Before we move on, I’ll mention another possibility here. You can automate a whole lot of MEE-2 and add even more polish using the right tools.
I came up with MEE years ago in an attempt to help our readers defeat the monster that is editing. But, even then, it was still a task that dragged shows under.
So, we built our own tool, Alitu, to automate MEE-2, and then to add a whole lot more polish and assistance on top.
For example, inside Alitu you can record a solo episode, or use our call recorder to bring in a guest. That recording is then automatically cleaned up — noise reduction, limiting, normalization, EQ, de-essing, plosive removal, the whole nine yards. Then it’s popped into the episode builder, which adds your music, overlaps and fades automatically. You can add in any intros or outros required there, too, or any ads or inserts for the episode.
All that’s left is to use Alitu’s audio editor to search out your clicks with 2x speed control (more on this below), highlight the edits, and then hit publish. You can even publish to Alitu’s in-built hosting if you don’t have hosting set up yet, so it’s all in one place.
offers a week-long free trial to test out the platform before purchasing.
Now, to click editing!
It’s a classic, but always worth including since it’s a revelation to anyone who hasn’t heard it. It tackles the dreaded task of combing through a podcast episode, minute by minute, to track down those mistakes that you know have to be removed.
Instead, with click editing, I would normally edit our 30-minute average Podcraft episode in less than 5 minutes. Here’s how it works:
When I make a mistake in my show, I create a visual marker in the waveform by clicking my tongue three times. You can also clap, or snap your fingers. They all work. The goal is to create something that’s really easy to see on the waveform when you get into your editing package.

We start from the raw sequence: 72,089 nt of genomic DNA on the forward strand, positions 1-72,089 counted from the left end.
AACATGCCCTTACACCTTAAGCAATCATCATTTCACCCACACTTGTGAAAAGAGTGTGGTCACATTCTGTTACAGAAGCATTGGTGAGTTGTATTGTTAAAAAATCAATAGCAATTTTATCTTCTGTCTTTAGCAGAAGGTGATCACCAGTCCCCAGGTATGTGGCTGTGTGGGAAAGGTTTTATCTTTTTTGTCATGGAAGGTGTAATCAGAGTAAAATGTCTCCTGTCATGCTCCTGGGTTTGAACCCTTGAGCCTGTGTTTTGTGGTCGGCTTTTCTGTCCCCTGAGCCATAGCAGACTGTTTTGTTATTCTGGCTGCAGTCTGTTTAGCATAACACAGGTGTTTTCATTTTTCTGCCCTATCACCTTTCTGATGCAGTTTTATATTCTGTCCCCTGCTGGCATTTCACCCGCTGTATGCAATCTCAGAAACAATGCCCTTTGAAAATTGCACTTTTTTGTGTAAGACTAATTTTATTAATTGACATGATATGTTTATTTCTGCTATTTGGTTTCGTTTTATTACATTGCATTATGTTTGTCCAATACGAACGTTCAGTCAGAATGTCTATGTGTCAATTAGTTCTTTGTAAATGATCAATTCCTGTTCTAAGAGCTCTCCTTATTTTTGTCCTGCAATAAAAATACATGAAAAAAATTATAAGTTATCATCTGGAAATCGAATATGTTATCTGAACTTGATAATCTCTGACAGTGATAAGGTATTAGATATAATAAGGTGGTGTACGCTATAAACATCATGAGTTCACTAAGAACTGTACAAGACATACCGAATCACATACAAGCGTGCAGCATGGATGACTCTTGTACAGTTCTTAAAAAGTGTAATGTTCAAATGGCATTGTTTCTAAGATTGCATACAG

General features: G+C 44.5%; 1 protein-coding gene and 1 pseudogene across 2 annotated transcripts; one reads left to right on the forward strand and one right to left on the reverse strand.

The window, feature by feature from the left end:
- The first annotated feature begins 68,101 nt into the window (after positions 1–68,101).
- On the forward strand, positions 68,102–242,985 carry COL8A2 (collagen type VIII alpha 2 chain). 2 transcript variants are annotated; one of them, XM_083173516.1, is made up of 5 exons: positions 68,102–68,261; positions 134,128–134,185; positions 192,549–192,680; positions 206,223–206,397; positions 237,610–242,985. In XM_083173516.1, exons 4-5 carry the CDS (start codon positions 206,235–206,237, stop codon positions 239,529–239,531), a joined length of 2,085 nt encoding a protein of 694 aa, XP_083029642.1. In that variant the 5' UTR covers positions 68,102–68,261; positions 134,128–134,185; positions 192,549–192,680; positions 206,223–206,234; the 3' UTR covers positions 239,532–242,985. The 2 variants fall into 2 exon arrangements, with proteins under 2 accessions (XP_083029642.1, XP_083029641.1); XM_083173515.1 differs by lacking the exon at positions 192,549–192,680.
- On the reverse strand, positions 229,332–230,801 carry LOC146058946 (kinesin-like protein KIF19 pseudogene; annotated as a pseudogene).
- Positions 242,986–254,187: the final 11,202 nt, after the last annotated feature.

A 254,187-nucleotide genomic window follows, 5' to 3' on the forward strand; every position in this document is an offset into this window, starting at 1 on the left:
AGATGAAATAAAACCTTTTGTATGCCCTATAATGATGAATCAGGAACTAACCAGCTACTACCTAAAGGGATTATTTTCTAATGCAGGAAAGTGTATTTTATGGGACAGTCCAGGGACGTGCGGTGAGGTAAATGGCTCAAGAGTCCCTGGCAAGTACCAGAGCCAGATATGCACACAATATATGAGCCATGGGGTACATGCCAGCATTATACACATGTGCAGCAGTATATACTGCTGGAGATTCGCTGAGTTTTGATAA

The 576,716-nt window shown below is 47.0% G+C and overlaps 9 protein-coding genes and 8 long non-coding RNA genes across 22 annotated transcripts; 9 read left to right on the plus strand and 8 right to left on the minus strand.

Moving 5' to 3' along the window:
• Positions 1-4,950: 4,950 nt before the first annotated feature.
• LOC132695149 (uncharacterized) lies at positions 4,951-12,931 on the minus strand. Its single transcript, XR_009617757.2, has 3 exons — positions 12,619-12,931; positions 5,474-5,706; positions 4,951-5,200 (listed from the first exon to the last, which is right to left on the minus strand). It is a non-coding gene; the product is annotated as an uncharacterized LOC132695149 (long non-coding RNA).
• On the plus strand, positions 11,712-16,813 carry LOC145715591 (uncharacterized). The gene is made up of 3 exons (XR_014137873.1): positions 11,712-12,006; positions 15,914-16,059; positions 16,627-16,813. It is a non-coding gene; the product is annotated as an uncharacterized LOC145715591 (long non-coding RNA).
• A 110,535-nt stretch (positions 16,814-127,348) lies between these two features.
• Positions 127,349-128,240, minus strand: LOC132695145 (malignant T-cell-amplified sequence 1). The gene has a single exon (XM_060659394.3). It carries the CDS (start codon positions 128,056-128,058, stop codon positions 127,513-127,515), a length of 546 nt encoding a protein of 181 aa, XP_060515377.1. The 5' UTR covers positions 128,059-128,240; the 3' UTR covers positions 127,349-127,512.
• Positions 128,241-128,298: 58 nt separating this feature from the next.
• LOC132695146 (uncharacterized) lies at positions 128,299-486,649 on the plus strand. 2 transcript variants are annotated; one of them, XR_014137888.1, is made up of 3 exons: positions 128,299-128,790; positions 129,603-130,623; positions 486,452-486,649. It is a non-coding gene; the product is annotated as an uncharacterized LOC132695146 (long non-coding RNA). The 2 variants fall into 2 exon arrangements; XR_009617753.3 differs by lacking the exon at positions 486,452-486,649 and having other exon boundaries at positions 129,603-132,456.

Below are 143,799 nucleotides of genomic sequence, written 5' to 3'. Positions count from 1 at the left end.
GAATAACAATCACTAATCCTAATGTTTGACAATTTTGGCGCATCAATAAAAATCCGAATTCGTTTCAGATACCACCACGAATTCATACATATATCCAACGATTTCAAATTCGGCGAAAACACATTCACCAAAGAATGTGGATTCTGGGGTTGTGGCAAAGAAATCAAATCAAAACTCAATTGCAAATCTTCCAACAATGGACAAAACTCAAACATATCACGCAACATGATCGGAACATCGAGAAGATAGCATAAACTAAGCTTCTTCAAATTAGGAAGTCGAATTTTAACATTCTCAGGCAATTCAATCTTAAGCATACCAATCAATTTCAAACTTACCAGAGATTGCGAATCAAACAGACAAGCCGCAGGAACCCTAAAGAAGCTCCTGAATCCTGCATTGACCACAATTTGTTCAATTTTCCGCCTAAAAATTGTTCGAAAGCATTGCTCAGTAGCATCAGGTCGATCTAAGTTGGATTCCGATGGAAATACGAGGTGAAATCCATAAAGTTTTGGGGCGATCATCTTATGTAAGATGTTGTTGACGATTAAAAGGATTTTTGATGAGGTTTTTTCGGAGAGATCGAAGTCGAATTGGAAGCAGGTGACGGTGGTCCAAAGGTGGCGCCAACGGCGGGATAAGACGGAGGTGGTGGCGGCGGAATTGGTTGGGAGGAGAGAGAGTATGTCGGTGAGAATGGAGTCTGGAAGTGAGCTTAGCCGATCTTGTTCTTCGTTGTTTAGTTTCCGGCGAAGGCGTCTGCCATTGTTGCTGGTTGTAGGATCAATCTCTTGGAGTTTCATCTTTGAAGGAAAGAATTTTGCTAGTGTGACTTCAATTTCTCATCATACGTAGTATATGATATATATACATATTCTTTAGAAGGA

You’re speaking. You make a mistake or trip over your tongue, or need to cough. So, you stop. You pause for a few seconds. Click. Click. Click. You pause for another few seconds. Then you start speaking again.
This is very visible on the waveform, as shown highlighted in red.
That means, when you get to editing, you just get down to a reasonable zoom level and scan the waveform, looking for these signals.
Then you highlight the end of the sentence before the mistake, right through to the point before you restart, and delete. Mistake eradicated!
Pro Tip: You can quite easily get in the habit of remembering the start of the sentence before you made your mistake, and then restarting with the same first few words. This means that when I find a mistake in editing, I listen to the re-start first, and then go back a bit and find the same few words before the mistake. I know that’s where I have to start the edit. That saves another few seconds, every time!
Take Control of Errant Interviewees
Let’s finish up with a tactic that not only comes under the category of “time saver,” both in recording and editing, but also bleeds into “improved content.” It’s the simple concept of taking ownership of your show, and your content.